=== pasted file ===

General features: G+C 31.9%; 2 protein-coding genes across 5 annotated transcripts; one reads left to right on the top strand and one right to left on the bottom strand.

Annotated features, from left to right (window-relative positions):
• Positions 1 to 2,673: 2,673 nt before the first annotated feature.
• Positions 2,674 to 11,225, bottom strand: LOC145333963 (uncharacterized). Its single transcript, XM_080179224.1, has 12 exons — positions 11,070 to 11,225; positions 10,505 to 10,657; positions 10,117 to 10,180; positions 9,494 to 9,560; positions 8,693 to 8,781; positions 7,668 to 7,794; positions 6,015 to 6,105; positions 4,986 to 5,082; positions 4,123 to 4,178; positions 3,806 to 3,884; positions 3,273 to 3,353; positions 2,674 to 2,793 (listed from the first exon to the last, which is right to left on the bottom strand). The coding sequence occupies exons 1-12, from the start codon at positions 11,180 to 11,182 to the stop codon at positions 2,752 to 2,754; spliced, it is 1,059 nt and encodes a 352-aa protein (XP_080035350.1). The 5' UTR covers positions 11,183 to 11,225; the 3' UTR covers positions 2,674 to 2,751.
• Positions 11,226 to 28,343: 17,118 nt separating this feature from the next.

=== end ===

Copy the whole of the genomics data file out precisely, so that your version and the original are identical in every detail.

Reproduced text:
General features: G+C 31.9%; 2 protein-coding genes across 5 annotated transcripts; one reads left to right on the top strand and one right to left on the bottom strand.

Annotated features, from left to right (window-relative positions):
• Positions 1 to 2,673: 2,673 nt before the first annotated feature.
• Positions 2,674 to 11,225, bottom strand: LOC145333963 (uncharacterized). Its single transcript, XM_080179224.1, has 12 exons — positions 11,070 to 11,225; positions 10,505 to 10,657; positions 10,117 to 10,180; positions 9,494 to 9,560; positions 8,693 to 8,781; positions 7,668 to 7,794; positions 6,015 to 6,105; positions 4,986 to 5,082; positions 4,123 to 4,178; positions 3,806 to 3,884; positions 3,273 to 3,353; positions 2,674 to 2,793 (listed from the first exon to the last, which is right to left on the bottom strand). The coding sequence occupies exons 1-12, from the start codon at positions 11,180 to 11,182 to the stop codon at positions 2,752 to 2,754; spliced, it is 1,059 nt and encodes a 352-aa protein (XP_080035350.1). The 5' UTR covers positions 11,183 to 11,225; the 3' UTR covers positions 2,674 to 2,751.
• Positions 11,226 to 28,343: 17,118 nt separating this feature from the next.